- I had to re-do my Wisconsin state income tax forms this morning.  The automated on-line procedure worked, but I while laying in bed this morning I realized the result was wrong.  Fortunately, it appears that you cannot file Wisconsin tax forms on-line.  So, I had to go to the Wisconsin State Department of Revenue web site and fill out the forms there.  There I corrected the problem.  Then I printed them out so I can mail them.  It took about an hour.

Meanwhile, someone who read the comment I wrote yesterday mentioned a book that he felt might interest me.  It's "The Grouchy Historian" by Ed Asner (who played Lou Grant on The Mary Tyler Moore Show.)" 

The Grouchy Historian

At first, it didn't seem all that interesting.  I checked my local library, and they had two audio book copies of it, but none immediately available.  My "hold list" is currently filled to capacity (10 books).  Putting it on that list would mean that it would be automatically borrowed when a copy became available.  I couldn't add it there without taking something off the "hold list," so I added it to my "wish list," which has a capacity of 5,000 books.  I currently have 17 books on that list.  Putting it on that list means I'll have an opportunity to borrow it if it becomes available and I can grab it before anyone else does.  I just have to check the list once or twice a day.

After thinking about it a bit, I decided to listen to the 4 minute free sample the library provides for audio books.  Somehow, I assumed the book was written long ago.  It turns out the book was published on October 10, 2017, and the 4 minute sample has Ed Asner (who narrates the book along with John Amos) grumbling about Donald Trump.  Ah!  That suddenly made the book a hell-of-a lot more interesting.  I moved a Janet Evanovich detective novel from my "hold list" to my "wish list" and put Asner's book on my "hold list."  It'll go near or at the top of my priority list when it is automatically borrowed. 

At breakfast this morning I started reading the Kindle version of "Team of Vipers," by Cliff Sims, another book about Trump and his Presidency.  It looks interesting, too. 

March 4, 2019
- Yay!  I completed doing my income taxes.  It took all morning, but I think I'm done.  I've received notice that my federal forms were accepted, and now I'm just waiting for email notification that my state tax forms were accepted.  That's one item that is now off my mind and is no longer preventing me from focusing on other things. 

At lunch I completed reading another book on my Kindle.  It was "Mary and Lou and Rhoda and Ted: And all the Brilliant Minds Who Made The Mary Tyler Moore Show a Classic" by Jennifer Keishin Armstrong.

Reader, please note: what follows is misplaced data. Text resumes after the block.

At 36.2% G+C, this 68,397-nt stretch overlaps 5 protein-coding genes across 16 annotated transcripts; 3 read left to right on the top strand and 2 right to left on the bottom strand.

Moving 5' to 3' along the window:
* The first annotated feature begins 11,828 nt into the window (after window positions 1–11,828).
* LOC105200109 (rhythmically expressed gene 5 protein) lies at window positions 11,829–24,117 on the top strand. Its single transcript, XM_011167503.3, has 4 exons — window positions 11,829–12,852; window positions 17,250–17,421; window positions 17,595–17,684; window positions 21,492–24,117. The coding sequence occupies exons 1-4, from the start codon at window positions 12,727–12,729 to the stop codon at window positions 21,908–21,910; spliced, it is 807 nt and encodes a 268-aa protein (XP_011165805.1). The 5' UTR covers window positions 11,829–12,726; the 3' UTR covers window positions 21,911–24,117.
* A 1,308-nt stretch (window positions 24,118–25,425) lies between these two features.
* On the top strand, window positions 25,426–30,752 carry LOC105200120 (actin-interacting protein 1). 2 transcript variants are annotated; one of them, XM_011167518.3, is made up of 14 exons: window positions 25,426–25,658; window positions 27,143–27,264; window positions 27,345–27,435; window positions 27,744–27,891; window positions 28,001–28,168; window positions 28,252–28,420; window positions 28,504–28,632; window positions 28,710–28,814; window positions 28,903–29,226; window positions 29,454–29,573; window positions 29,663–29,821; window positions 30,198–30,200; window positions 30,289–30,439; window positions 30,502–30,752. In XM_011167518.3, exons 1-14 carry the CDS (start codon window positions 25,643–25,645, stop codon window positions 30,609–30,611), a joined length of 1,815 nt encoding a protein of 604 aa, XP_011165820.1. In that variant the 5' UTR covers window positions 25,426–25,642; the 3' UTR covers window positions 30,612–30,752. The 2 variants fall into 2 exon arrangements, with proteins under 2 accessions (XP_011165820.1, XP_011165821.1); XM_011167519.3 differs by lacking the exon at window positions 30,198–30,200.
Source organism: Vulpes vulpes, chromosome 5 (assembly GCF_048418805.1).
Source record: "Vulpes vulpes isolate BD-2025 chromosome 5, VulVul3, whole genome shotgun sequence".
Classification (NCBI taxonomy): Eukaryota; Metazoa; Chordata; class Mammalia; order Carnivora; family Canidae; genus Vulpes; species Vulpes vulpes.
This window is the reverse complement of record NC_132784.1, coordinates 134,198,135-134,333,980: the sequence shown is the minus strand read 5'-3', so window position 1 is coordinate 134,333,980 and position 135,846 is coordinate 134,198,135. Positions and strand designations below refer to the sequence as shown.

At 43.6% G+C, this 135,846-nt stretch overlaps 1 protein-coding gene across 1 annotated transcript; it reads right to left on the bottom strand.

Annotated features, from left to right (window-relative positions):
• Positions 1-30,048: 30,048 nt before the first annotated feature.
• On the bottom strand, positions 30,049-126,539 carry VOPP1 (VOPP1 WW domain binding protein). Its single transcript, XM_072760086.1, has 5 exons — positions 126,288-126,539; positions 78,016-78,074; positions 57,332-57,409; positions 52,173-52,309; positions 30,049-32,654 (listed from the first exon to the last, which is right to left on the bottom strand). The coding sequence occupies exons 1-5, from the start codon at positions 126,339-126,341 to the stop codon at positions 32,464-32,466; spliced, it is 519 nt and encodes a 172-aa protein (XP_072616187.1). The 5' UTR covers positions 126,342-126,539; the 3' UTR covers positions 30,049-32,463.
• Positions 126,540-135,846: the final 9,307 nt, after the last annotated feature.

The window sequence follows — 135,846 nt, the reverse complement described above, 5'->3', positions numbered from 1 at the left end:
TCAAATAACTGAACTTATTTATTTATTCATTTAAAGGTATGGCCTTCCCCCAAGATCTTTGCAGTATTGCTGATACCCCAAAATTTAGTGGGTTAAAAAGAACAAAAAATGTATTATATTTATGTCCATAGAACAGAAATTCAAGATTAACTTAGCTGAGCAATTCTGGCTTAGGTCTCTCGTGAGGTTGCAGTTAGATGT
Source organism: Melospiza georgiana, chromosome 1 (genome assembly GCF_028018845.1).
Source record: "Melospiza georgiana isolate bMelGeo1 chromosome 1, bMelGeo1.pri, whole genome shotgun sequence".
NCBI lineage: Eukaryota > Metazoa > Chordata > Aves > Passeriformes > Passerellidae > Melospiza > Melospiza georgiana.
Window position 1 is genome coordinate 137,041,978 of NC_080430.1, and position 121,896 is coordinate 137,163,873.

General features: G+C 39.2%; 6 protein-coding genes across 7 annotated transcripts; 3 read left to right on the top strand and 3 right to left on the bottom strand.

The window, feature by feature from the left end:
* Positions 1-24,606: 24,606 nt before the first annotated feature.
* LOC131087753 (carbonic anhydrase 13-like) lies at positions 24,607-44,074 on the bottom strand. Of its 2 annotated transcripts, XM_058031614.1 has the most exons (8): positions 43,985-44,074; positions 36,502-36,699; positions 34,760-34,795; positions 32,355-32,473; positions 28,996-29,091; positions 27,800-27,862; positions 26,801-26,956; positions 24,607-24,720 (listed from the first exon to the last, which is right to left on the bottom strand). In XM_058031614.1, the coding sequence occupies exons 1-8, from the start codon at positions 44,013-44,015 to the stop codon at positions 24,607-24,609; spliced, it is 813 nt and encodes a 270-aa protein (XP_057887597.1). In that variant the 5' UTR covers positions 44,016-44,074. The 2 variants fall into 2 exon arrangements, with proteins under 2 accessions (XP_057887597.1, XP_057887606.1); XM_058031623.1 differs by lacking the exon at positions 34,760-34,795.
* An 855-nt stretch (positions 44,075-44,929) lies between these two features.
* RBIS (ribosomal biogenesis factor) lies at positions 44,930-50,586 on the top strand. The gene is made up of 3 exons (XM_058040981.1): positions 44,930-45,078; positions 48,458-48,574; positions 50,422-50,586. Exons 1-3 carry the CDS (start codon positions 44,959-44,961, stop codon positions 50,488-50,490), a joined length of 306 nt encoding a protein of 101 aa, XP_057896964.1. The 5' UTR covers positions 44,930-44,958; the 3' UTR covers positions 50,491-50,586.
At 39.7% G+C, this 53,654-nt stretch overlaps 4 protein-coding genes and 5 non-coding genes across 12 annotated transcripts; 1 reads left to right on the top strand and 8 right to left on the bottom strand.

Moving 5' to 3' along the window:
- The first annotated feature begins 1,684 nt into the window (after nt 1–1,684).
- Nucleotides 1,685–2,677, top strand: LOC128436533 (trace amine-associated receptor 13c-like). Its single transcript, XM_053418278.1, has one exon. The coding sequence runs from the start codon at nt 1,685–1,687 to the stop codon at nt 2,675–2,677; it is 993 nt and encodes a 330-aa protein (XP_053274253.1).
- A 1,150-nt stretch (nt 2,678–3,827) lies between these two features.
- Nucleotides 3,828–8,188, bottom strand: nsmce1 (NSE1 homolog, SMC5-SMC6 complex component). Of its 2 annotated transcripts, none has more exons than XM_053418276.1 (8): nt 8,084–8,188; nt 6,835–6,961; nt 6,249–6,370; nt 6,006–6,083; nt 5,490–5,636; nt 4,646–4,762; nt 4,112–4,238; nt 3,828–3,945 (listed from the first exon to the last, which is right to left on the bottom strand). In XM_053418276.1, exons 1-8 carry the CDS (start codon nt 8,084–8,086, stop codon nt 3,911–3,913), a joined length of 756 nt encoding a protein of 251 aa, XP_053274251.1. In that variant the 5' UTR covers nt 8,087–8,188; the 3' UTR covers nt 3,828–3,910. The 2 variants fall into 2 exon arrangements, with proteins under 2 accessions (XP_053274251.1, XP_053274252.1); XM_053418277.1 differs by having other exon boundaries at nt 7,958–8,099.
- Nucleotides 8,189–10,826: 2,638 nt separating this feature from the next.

Mary and Lou and Rhoda and Ted

I decided to read the book because I'd just finished reading "The Shadow President: The Truth about Mike Pence," and I was looking for something funny and enjoyable after that depressing read.  "Mary and Lou" seemed like it might be what I was looking for, and I enjoyed "The Mary Tyler Moore Show" when it aired from 1970 to 1977.  (It's hard to believe it first aired 50 years ago, and Mary Tyler Moore died at age 80 in 2017.)  The book, however, turned out to be more sentimental than funny.  While there were certainly funny parts in the book, and it was definitely worth reading, by the time I was about half way through I decided to finish it as fast as I could, so I could start something else.  First I just read for hours at a time in the afternoon, and then I began speed reading.  Now I'm done and I need to make up my mind what to read next.  I suspect it will be another book about politics.  I'll make up my mind tomorrow at breakfast.

March 3, 2019
- I seem to have hit a thick fog bank in my quest to understand and visualize photons.  But, it's my own fault.  I set out with the relatively simple goal of explaining the Double Slit Experiment using photons instead of light waves, and I somehow got bogged down on how photons work inside an atom and IF photons exist inside an atom.

It is generally agreed that when a photon hits an atom, the atom absorbs the photon, which causes the atom to become unstable, and the atom then emits a new photon so that the atom can be stable once again.
  That is how light is created.

How light is created

One question that pushed me into the fog bank is whether or not there are already photons inside the atom acting as "glue" to hold the atom together, as claimed by Cal-Tech's Prof. Sean Carroll.  Another question is whether the photon combines with the outermost electron or just pushes the electron to a higher energy level. 
There are sources which explain things both ways.  But, either way, it really doesn't seem to have anything to do with the Double Slit Experiment.

The Double Slit Experiment is really all about diffraction

Diffraction refers to various phenomena that occur when a wave encounters an obstacle or a slit. It is defined as the bending of waves around the corners of an obstacle or aperture into the region of geometrical shadow of the obstacle.